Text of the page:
This is the fifth post of the Solving Mixture Problems Series on PH Civil Service Review. In this post, we are going to solve a problem in which only the total amount of mixture is given.
A chemist creates a mixture with 5% boric acid and combined it with another mixture containing 40% boric acid to obtain a 800 ml of mixture with 12% boric acid. How much of each mixture did he use?
Solution and Explanation
x = mixture with 5% boric acid
800 – x = mixture with 40% boric acid.
Note that if these two mixtures are combined, we will produce a mixture with 800 ml of solution with 12% boric acid. As we have learned in the previous tutorials, the amount of boric acid in the first mixture added to the amount of boric acid in the second mixture is equal to the amount of boric acid in the combined mixtures. That is,
(5%)(x) + (40%)(800-x) = (12%)(800).
Take note that x, 800 – x, and 800 are amount of the mixture and if these are multiplied by the percentage of boric acid, then we will get the exact amount of pure boric acid.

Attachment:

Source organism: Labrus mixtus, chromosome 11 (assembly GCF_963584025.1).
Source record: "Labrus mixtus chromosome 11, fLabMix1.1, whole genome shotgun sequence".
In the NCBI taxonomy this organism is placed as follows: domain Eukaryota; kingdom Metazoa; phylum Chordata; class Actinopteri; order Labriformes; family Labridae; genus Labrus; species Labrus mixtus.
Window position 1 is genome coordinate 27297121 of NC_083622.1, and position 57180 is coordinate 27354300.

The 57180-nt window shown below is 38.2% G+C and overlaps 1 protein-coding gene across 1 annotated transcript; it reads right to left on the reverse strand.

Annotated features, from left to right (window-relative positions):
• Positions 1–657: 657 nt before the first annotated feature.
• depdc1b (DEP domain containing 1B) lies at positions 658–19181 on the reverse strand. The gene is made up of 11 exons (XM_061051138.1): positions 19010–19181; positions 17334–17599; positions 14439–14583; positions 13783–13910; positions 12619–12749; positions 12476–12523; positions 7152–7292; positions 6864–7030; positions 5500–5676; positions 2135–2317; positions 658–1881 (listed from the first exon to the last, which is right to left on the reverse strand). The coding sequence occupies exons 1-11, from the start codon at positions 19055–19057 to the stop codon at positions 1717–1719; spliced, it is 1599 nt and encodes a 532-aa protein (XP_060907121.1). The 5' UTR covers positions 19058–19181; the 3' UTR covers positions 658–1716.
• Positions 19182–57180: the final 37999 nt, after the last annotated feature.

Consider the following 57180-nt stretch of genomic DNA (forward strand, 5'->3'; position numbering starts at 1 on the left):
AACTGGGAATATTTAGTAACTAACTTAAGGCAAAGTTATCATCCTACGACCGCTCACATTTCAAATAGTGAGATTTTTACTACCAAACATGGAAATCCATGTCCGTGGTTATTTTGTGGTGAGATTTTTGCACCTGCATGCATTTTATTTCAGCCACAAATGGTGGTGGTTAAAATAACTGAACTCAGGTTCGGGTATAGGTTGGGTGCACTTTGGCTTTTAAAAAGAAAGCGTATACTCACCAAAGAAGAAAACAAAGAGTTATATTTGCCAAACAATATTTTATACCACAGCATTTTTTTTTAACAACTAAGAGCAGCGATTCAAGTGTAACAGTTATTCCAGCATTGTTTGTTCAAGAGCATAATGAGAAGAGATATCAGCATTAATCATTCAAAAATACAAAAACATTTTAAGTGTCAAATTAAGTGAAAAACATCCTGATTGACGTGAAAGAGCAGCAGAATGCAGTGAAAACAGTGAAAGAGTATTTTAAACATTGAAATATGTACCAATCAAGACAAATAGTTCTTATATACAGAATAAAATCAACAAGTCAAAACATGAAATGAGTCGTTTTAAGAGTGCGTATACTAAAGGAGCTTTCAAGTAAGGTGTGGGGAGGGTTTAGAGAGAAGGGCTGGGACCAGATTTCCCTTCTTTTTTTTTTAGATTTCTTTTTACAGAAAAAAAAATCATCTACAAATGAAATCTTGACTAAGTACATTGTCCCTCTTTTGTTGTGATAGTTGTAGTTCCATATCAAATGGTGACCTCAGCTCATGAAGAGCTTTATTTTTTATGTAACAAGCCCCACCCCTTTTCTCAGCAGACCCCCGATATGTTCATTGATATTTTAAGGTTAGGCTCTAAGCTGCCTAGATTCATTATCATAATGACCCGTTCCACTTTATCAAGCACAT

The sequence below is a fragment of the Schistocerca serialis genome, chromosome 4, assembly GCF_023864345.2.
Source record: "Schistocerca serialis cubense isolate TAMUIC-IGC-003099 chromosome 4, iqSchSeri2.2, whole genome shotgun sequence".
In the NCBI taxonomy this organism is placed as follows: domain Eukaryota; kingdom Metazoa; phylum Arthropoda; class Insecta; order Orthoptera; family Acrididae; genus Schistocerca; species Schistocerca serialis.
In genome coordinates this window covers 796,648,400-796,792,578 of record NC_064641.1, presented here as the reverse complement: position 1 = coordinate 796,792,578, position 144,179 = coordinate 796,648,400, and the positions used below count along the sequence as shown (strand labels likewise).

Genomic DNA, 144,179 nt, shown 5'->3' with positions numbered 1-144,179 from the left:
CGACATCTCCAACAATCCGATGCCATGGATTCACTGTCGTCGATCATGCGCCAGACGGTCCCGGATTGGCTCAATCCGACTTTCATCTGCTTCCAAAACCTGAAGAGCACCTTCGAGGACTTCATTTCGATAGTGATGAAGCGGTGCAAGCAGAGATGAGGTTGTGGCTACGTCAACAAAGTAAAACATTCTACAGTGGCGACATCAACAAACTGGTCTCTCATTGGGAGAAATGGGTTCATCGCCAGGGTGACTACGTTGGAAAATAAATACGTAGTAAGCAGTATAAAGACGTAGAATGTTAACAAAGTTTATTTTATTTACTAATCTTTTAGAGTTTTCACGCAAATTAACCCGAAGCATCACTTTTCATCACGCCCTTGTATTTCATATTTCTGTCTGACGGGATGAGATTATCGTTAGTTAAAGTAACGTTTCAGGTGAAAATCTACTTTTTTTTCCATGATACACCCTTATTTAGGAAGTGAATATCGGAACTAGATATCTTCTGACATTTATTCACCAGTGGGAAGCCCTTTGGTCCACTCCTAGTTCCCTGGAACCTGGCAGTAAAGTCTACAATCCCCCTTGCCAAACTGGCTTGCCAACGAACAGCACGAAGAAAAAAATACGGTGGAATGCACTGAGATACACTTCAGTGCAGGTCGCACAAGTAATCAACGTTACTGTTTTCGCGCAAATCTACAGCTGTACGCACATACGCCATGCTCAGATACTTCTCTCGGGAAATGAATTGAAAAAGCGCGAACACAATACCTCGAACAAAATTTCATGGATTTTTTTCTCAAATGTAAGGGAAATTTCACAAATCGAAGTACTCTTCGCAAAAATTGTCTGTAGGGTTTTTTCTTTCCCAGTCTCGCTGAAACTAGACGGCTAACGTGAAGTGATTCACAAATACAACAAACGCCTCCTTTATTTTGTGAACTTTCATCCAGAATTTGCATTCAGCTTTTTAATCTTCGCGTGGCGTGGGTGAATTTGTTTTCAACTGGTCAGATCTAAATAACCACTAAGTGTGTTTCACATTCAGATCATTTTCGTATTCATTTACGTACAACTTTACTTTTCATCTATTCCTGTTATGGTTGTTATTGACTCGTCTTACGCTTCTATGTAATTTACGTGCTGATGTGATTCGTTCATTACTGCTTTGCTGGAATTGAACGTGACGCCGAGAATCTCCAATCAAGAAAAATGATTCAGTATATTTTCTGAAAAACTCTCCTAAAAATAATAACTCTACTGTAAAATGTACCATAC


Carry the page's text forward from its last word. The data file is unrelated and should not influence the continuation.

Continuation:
Converting percent to decimals, we have
(0.05)(x) + (0.4)(800-x) = (0.12)(800)
0.05x + 320 – 0.4x = 96.
Simplifying, we have
-0.35x = -224
That means that we need 640 ml of mixture with 5% boric acid and 800 – 640 = 160 ml of mixture with 40% boric acid.
Amount of boric acid in mixture with 5% boric acid: (640 ml)(0.05) = 32ml
Amount of boric acid in mixture with 40% boric acid: (160 ml)(0.4) = 64ml
Amount of boric acid in mixture with 12% boric acid: (800 ml)(0.12) = 96ml
As we can see, 32 ml + 64 ml = 96 ml which means that we are correct.